Review: Nightmare Detective 2
Director: Shinya Tsukamoto
Writer: Hisakatsu Kuroki & Shinya Tsukamoto
Producer: Shinya Tsukamoto, Shin’ichi Kawahara, Yumiko Takebe & Takeshi Koide
Starring: Ryûhei Matsuda, Yui Miura, Hanae Kan, Miwako Ichikawa
Ryûhei Matsuda returns as the titular character, Kyoichi Kagenuma of Shinya Tsukamoto’s Nightmare Detective 2 (Akumu Tantei 2). It has been a few years since I saw the original while attending Toronto After Dark in 2007. Tsukamoto’s most accesible film to date at that time ended up on my top 10 of the year. The original involved an interesting hero battling an enigmatic creepy villan, played by Tsukamoto himself in people nightmares. The movie succeeded because of its creepiness, its strong story an interesting characters. Unlike a lot of directors Tsukamoto, who has never been known for doing things by the book takes the story inward and while the horror and mystery of an attack within dreams is told the film delves deeply into the psyche and origin of Kyoichi.
Kyoichi is awoken from a nightmare involving his mother being terrified of him as a child to find Yukie Mashiro (Yui Miura). She begs him for help as she is being haunted in her dreams by another school girl, Yuko (Hanae Kan). Yukie and her two friends bullied Yuko and locked her in a shed. Since that night Yuko has left school but invaded her dreams. Kyoichi wants nothing to do with Yukie as his powers take a great toll on his body and his mind. Slowly over the course of the film Kyoichi discovers through his own dreams and by Yuko’s attempts to gain his help that both Yuko and his mother seem to have suffered dreadful fears when it comes to their friends and families. The Nightmare Detective is drawn into an attempt to save Yukie, Yuko all the while trying to come to terms with his mother’s fear of her own son.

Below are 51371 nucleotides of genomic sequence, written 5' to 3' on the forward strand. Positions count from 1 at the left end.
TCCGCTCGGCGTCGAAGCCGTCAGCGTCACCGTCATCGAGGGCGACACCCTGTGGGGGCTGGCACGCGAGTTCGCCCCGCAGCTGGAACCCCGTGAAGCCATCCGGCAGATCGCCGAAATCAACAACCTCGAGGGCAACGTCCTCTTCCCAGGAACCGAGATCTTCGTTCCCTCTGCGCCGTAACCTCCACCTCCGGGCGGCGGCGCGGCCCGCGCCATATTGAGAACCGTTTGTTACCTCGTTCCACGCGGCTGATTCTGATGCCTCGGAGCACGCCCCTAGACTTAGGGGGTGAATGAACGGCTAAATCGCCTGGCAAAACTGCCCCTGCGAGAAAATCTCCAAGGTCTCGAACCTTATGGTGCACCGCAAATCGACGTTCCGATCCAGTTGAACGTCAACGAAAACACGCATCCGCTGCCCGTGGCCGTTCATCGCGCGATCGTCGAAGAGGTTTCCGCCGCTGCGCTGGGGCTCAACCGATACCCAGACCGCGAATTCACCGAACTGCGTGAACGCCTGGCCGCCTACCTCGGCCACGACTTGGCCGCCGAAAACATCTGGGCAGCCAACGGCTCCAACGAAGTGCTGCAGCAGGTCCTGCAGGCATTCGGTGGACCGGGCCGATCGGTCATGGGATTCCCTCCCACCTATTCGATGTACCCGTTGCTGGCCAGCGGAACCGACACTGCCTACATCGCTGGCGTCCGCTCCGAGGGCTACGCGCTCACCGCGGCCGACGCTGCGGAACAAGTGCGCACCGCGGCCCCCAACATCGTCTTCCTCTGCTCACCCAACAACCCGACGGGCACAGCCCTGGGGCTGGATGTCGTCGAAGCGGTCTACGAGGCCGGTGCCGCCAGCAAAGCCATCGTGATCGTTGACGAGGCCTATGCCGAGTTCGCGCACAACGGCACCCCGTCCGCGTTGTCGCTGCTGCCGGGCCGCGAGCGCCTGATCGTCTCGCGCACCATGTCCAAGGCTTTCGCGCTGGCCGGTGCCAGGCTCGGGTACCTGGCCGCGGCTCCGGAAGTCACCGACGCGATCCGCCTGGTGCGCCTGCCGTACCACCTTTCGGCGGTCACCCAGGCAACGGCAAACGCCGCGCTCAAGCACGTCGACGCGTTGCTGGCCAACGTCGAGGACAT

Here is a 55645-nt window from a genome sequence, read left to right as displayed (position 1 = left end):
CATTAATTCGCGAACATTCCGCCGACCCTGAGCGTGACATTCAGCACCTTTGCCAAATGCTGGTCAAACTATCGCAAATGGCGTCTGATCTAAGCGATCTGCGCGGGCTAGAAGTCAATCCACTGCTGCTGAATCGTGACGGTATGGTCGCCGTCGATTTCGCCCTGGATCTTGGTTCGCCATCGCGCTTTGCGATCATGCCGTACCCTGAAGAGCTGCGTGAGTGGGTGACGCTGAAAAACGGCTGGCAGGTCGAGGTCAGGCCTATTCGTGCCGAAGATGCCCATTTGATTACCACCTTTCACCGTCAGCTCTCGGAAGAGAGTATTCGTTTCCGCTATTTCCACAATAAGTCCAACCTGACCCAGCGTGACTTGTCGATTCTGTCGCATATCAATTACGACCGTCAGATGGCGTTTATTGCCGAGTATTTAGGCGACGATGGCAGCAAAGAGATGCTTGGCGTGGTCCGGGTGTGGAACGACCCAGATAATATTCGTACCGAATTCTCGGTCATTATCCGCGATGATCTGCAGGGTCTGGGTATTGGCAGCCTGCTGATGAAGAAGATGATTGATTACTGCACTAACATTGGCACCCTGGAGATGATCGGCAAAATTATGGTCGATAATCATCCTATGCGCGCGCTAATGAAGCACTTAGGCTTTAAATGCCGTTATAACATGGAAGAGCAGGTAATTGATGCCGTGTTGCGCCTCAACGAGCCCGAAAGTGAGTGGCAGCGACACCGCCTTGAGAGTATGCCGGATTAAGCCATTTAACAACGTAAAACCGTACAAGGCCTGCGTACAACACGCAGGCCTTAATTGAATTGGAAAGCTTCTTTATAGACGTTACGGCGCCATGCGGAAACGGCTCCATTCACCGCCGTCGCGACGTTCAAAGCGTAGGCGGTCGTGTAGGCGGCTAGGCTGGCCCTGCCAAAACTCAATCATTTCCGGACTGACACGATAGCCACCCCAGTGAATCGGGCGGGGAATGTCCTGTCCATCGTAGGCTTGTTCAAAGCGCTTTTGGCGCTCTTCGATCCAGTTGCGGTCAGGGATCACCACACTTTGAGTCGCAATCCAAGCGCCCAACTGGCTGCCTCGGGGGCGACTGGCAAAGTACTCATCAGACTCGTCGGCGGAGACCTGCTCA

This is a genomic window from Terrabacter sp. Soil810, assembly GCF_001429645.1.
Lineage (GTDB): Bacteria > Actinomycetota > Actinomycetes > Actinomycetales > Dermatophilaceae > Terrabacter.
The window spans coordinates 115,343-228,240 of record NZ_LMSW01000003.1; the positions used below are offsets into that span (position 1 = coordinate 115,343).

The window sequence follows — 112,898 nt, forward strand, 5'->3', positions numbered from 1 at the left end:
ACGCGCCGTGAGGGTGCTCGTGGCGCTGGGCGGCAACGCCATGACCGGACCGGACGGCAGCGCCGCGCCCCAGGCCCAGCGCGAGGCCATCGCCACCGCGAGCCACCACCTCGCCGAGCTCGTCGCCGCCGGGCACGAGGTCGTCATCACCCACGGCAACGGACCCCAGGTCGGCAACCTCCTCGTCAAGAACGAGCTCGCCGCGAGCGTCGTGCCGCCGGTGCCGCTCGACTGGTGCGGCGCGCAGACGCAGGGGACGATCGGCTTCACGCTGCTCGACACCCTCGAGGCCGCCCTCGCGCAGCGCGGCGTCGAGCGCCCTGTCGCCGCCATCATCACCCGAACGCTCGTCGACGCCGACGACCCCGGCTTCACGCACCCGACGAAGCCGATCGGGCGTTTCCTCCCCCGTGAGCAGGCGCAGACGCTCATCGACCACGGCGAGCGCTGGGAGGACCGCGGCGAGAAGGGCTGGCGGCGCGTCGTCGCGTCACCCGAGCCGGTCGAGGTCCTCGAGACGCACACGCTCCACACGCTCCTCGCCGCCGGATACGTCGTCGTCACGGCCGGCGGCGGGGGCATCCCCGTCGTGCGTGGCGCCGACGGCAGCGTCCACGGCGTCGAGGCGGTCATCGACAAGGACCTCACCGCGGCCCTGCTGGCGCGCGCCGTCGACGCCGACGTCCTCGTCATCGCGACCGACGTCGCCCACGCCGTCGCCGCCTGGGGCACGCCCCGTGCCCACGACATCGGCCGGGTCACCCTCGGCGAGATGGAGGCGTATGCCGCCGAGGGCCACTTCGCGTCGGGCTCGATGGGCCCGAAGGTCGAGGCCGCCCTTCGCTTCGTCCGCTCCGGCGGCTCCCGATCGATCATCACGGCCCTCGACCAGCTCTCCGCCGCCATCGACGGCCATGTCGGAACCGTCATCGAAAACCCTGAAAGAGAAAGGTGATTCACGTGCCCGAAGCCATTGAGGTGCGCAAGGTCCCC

Tsukamoto does not give any easy answers in Nightmare Detective 2. The story of Kyoichi is very emotional and Tsukamoto does not hold back on having Kyochi’s memories warped and mutated by his own fears and regrets. This is a story about how the power the Nightmare Detective has alienates the weilder from everyone else. Kyoichi, Yukie and Yuko are all lonely tragic figures. I will admit that Yuko as the villain is not as disturbing as the killer “O” in the original she is a more compelling tragic figure.
As with the original Nightmare Detective 2 is more accesible than some of Tsukamoto’s other films but that does not mean it is a mainstream film. It will challenge you to put the pieces of Kyoichi’s past together as he discovers it himself. It is a creepy and disturbing film yet it has a real touch of heart and caring to it. I for one truly hope that Tsukamoto and Matsuda will return one final time and wrap the story up in a trilogy. I am sure we will be left with as many questions as answers when everything is done but with a character so compelling and Tsukamoto’s unique vision into dreams I for one welcome the challenge of revisiting the Nightmare Detective again.